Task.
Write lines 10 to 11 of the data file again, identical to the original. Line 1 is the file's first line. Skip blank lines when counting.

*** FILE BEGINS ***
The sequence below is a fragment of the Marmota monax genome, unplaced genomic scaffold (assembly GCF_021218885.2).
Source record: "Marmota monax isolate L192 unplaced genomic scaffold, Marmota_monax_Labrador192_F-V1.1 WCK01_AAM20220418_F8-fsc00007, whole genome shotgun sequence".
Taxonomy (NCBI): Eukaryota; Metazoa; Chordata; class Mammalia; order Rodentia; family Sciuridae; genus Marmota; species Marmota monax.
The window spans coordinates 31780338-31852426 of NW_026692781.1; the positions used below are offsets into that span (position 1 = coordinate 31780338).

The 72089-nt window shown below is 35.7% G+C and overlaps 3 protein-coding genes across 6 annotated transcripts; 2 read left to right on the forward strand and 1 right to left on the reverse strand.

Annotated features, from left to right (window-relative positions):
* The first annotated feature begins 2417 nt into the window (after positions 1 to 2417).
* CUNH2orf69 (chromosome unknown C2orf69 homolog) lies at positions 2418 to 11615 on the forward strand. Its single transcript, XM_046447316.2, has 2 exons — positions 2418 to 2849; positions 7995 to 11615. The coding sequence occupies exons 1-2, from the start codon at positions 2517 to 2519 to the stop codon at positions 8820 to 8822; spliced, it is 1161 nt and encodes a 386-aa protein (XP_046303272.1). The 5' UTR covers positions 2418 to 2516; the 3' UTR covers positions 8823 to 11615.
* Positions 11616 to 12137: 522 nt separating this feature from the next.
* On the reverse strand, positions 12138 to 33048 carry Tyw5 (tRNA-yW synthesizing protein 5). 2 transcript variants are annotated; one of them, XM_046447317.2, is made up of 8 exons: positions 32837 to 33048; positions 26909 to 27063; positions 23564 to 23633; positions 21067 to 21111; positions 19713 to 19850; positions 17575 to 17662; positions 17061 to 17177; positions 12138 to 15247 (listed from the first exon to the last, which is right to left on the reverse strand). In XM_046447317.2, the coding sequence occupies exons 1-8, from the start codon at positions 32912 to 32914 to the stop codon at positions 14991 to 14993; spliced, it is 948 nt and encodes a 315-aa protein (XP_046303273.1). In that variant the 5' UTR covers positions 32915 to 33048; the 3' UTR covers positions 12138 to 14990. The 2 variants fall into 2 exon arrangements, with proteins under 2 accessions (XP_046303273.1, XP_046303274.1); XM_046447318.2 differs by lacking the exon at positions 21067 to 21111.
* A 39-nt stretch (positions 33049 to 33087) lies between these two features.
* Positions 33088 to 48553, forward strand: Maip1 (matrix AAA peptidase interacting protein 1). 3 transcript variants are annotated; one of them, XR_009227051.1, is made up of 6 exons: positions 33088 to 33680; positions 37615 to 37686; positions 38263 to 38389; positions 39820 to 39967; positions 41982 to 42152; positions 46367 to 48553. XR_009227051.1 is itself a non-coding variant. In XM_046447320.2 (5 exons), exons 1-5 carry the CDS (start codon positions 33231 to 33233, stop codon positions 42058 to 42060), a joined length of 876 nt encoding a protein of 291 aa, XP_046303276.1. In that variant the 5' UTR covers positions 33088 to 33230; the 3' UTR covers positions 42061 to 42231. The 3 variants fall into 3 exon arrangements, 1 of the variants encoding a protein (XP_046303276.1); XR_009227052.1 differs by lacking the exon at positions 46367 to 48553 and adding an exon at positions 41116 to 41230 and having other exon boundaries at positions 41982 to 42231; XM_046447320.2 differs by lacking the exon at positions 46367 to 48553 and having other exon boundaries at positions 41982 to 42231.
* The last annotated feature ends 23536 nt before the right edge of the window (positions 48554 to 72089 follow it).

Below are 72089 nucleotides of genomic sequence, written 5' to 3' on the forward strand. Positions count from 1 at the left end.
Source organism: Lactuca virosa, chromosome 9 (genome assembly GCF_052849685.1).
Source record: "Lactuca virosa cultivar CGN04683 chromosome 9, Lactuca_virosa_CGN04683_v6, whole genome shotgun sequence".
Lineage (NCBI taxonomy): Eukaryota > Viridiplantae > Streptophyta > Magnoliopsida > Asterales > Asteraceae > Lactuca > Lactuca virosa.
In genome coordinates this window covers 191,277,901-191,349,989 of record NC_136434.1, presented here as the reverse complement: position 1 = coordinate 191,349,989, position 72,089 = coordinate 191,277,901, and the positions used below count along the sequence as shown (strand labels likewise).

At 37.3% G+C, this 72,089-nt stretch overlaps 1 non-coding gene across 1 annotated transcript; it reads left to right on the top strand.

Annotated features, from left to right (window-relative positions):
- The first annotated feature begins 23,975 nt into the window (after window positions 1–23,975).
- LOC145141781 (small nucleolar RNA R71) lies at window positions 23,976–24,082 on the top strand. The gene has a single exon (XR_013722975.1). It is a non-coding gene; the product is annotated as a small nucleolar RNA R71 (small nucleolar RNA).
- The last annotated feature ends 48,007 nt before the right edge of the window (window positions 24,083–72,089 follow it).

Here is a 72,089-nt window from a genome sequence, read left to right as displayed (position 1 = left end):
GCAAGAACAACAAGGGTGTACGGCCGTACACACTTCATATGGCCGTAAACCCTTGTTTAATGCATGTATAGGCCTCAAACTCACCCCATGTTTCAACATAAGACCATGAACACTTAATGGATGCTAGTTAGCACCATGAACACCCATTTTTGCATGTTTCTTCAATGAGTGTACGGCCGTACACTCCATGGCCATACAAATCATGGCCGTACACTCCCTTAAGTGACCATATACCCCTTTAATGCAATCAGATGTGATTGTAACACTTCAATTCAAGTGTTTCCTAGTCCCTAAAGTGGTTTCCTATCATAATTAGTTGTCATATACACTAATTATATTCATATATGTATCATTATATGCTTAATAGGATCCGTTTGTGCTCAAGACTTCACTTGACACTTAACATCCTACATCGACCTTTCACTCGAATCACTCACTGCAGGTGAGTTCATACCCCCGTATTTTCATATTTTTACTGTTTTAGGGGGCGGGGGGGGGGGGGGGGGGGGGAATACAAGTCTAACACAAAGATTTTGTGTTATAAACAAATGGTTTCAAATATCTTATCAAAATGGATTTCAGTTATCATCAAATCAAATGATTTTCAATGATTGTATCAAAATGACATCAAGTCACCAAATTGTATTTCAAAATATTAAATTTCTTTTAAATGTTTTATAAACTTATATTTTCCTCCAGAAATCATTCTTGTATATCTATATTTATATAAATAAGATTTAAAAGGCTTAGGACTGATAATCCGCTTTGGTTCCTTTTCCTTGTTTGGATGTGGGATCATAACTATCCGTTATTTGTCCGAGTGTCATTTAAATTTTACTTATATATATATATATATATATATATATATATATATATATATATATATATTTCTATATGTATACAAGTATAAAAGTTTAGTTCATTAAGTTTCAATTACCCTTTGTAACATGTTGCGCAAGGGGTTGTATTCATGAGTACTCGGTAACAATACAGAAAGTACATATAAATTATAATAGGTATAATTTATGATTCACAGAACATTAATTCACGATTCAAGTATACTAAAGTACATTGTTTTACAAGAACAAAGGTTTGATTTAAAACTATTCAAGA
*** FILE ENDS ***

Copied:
* On the reverse strand, positions 12138 to 33048 carry Tyw5 (tRNA-yW synthesizing protein 5). 2 transcript variants are annotated; one of them, XM_046447317.2, is made up of 8 exons: positions 32837 to 33048; positions 26909 to 27063; positions 23564 to 23633; positions 21067 to 21111; positions 19713 to 19850; positions 17575 to 17662; positions 17061 to 17177; positions 12138 to 15247 (listed from the first exon to the last, which is right to left on the reverse strand). In XM_046447317.2, the coding sequence occupies exons 1-8, from the start codon at positions 32912 to 32914 to the stop codon at positions 14991 to 14993; spliced, it is 948 nt and encodes a 315-aa protein (XP_046303273.1). In that variant the 5' UTR covers positions 32915 to 33048; the 3' UTR covers positions 12138 to 14990. The 2 variants fall into 2 exon arrangements, with proteins under 2 accessions (XP_046303273.1, XP_046303274.1); XM_046447318.2 differs by lacking the exon at positions 21067 to 21111.
* A 39-nt stretch (positions 33049 to 33087) lies between these two features.